In late April, the school received a seven-year accreditation from the Western Association of Schools and Colleges (WASC) and the California Association of Independent Schools (CAIS).
This means that SCDS is officially considered a dependable school for students’ education.
“It’s kind of like a seal of approval from an objective organization,” head of school Lee Thomsen said. “For example, a college might choose not to accept classes that are taken at an unaccredited school. It’s sort of like acting without a license.”
According to Thomsen, schools are graded on a variety of points, including financial practices, mission statements and governance structures.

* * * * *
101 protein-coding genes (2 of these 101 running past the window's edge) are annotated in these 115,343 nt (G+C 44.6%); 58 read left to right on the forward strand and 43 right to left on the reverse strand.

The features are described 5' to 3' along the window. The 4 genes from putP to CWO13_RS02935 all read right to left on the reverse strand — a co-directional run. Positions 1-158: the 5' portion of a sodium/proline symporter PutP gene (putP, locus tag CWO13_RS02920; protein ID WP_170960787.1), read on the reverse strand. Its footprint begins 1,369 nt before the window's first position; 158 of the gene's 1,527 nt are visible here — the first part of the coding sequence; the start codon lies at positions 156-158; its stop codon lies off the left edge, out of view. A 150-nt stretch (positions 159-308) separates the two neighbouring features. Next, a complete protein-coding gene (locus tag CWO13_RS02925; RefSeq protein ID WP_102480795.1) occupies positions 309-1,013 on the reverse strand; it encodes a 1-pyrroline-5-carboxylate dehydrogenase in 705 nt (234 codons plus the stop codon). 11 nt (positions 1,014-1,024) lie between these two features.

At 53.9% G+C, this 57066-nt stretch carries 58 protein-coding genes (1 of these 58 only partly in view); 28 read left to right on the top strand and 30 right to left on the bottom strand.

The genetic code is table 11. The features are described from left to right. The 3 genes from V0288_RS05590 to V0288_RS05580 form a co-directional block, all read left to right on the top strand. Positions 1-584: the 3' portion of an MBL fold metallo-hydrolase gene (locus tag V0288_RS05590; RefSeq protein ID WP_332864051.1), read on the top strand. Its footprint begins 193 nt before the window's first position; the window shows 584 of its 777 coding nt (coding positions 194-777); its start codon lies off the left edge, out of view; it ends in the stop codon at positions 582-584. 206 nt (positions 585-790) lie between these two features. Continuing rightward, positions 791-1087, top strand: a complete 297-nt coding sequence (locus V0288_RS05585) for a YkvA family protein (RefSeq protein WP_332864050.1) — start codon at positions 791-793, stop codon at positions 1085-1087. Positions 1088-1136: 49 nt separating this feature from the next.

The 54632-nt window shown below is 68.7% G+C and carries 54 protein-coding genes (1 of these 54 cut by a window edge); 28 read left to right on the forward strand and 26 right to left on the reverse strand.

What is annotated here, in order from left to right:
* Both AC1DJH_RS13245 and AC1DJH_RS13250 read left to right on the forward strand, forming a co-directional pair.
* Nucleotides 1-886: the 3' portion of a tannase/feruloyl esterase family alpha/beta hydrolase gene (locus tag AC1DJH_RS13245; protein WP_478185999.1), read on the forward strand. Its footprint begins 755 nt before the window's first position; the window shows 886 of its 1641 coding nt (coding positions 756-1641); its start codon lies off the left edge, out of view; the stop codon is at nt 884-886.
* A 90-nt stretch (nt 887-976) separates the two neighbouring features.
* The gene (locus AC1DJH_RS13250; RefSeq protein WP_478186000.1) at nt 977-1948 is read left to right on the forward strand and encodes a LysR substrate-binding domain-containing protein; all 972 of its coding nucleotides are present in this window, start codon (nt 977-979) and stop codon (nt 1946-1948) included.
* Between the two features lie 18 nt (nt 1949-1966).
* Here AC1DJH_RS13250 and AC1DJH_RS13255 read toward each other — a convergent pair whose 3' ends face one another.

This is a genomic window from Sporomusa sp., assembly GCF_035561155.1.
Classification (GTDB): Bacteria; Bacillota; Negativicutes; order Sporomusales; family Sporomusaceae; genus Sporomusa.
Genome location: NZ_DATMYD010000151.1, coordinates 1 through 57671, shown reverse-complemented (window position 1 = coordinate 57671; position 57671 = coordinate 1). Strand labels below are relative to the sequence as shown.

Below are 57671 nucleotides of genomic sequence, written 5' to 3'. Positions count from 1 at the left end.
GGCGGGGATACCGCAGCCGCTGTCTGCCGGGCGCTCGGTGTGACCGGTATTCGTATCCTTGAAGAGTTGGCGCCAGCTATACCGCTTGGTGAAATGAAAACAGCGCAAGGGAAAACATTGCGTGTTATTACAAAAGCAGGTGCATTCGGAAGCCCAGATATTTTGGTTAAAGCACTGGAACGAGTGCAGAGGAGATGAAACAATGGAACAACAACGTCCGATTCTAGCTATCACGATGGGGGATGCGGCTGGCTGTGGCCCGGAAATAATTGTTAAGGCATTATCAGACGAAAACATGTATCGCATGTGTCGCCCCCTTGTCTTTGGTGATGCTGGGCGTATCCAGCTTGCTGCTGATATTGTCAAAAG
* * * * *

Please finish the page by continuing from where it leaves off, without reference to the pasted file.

Schools also have to submit a self-study, which Country Day submitted on Dec. 1.
Later a team of seven, usually made up of CAIS members and one WASC member, visited the school and wrote a team report. The team, led by Jurian Bull, visited March 13-15. They submitted their report on March 15. The report was an assessment of the school’s submitted self-study, an assessment of the school’s performance based on 16 accreditation standards, and a major recommendation summary, which consisted of only six items.
“We earned a seven-year accreditation with a one-day midterm visit,” Thomsen said. “So (in) three-and-a-half years, a member of the visiting team (will) come back and check in on our progress (in completing the recommendations).”
That check-up, which has not yet been scheduled, will be in 2020-21.